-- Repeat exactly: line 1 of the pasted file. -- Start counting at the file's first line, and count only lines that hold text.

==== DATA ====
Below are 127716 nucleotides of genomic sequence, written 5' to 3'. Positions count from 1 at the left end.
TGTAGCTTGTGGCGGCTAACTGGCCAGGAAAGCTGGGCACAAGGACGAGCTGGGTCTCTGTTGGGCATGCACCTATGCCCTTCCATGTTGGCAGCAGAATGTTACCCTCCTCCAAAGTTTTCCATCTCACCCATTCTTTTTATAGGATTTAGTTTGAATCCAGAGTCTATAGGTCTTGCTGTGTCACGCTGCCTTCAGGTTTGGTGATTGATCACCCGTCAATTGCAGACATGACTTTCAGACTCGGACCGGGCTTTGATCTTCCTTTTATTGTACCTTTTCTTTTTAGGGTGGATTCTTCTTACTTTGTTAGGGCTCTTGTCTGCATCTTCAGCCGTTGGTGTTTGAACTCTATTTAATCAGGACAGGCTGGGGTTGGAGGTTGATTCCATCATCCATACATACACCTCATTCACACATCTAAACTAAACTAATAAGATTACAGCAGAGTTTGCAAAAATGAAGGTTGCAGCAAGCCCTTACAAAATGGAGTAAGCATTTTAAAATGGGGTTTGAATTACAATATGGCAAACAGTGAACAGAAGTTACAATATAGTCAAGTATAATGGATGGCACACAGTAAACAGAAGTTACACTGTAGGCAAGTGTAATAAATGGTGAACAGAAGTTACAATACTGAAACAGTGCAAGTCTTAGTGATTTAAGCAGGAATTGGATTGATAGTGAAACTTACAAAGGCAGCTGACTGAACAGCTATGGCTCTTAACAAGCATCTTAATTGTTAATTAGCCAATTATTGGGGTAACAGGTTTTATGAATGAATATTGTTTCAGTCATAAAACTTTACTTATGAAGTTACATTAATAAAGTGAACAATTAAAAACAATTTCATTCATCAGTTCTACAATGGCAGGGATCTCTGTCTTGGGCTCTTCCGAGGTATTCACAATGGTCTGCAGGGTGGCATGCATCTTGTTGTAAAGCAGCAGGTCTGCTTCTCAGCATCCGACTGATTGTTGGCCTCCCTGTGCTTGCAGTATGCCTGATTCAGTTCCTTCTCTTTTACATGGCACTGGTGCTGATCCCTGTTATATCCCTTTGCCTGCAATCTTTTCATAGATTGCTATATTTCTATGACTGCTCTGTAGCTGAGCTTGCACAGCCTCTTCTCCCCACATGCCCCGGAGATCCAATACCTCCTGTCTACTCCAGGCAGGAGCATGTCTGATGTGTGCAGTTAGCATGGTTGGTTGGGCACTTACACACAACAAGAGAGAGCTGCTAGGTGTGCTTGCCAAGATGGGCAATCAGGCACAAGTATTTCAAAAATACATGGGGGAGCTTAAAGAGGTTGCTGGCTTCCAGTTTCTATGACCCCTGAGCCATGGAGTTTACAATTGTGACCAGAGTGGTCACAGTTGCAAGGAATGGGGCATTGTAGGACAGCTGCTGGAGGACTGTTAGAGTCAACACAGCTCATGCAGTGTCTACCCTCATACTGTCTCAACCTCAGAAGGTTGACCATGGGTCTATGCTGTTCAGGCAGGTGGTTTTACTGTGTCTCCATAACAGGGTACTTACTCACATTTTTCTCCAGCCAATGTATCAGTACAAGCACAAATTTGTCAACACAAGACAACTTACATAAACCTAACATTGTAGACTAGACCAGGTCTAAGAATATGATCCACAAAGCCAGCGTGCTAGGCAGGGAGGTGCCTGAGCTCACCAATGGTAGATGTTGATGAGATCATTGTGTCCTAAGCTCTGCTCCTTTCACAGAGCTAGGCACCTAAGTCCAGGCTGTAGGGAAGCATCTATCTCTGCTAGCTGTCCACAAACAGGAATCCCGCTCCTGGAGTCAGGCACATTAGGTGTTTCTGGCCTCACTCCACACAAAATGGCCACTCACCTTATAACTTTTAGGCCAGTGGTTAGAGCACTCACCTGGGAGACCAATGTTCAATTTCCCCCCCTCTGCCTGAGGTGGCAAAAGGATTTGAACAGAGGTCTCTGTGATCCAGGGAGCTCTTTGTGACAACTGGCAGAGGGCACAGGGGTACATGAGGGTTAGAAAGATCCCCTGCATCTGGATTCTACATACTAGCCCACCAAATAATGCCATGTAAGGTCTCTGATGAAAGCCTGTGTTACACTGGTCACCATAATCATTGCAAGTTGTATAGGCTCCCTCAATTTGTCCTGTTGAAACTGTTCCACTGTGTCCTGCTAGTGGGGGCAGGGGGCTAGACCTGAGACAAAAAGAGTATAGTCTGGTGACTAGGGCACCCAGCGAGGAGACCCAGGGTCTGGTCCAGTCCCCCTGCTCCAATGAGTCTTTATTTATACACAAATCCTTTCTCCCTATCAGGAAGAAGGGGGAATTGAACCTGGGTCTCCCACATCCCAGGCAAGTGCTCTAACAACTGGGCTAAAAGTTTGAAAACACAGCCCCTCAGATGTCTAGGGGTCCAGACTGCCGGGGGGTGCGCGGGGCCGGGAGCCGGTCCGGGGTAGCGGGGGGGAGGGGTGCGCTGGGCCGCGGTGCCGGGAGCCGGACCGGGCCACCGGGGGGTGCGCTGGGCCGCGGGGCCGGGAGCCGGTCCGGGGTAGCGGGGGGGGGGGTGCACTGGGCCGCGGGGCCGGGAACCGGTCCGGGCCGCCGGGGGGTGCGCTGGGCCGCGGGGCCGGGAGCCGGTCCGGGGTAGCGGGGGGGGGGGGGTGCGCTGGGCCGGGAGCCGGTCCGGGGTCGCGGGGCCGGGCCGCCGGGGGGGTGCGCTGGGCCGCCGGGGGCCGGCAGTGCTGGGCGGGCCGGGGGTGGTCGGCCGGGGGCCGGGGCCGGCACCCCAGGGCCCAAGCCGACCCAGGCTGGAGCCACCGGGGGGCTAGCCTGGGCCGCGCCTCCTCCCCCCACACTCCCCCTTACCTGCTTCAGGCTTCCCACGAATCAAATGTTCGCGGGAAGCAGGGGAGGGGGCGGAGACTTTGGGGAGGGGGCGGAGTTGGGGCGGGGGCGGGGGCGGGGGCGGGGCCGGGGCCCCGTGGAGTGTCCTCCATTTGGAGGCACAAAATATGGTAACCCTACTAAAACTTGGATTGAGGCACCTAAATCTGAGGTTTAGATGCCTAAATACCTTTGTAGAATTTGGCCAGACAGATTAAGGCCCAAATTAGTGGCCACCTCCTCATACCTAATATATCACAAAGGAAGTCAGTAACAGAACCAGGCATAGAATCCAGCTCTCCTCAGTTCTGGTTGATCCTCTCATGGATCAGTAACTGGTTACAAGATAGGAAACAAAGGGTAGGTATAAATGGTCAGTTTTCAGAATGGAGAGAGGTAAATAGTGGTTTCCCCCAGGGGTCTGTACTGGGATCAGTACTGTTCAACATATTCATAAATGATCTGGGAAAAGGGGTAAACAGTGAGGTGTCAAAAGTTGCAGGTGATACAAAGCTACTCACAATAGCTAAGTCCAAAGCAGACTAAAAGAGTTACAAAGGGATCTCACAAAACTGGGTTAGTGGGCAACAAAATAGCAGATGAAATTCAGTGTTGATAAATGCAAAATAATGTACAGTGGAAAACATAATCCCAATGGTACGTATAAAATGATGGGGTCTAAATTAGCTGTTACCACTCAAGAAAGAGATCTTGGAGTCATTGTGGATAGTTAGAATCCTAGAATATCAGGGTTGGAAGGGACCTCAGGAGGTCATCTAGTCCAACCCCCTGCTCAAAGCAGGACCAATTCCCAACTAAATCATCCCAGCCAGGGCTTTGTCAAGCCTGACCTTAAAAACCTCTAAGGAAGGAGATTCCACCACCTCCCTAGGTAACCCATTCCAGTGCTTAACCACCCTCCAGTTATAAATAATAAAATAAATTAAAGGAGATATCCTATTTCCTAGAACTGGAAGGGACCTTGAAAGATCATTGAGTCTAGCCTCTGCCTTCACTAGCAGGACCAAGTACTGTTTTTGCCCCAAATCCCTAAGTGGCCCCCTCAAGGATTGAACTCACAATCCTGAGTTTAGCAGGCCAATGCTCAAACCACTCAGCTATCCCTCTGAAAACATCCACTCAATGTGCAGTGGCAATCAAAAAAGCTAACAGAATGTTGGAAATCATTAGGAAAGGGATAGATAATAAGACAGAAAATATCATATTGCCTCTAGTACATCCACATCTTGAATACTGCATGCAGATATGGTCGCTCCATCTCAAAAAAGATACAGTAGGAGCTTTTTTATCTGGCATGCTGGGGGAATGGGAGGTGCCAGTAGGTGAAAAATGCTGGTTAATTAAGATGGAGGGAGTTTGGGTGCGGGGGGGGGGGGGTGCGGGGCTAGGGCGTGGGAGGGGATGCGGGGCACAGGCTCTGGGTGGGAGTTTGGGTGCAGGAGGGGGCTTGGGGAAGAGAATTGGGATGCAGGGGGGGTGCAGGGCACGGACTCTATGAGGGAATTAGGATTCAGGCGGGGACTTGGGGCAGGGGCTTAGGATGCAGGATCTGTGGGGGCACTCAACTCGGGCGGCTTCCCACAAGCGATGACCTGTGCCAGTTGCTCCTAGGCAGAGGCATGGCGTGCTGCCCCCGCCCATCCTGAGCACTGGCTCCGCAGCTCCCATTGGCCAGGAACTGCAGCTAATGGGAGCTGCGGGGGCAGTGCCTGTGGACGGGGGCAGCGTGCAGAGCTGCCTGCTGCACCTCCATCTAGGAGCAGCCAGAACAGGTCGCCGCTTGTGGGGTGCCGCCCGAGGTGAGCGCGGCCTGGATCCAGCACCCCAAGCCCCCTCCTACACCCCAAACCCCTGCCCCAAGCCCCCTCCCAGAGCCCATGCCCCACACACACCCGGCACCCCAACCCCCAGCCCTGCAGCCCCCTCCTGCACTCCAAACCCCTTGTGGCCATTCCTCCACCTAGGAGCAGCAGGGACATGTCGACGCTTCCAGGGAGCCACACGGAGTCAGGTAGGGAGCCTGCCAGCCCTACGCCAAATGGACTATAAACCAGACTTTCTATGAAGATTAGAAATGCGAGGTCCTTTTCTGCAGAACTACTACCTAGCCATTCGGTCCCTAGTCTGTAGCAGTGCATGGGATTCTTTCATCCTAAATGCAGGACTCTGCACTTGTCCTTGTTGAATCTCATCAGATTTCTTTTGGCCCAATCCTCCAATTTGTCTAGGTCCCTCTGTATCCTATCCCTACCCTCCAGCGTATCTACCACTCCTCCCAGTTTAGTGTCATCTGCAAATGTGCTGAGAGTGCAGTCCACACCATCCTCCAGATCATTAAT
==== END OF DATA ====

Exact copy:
Below are 127716 nucleotides of genomic sequence, written 5' to 3'. Positions count from 1 at the left end.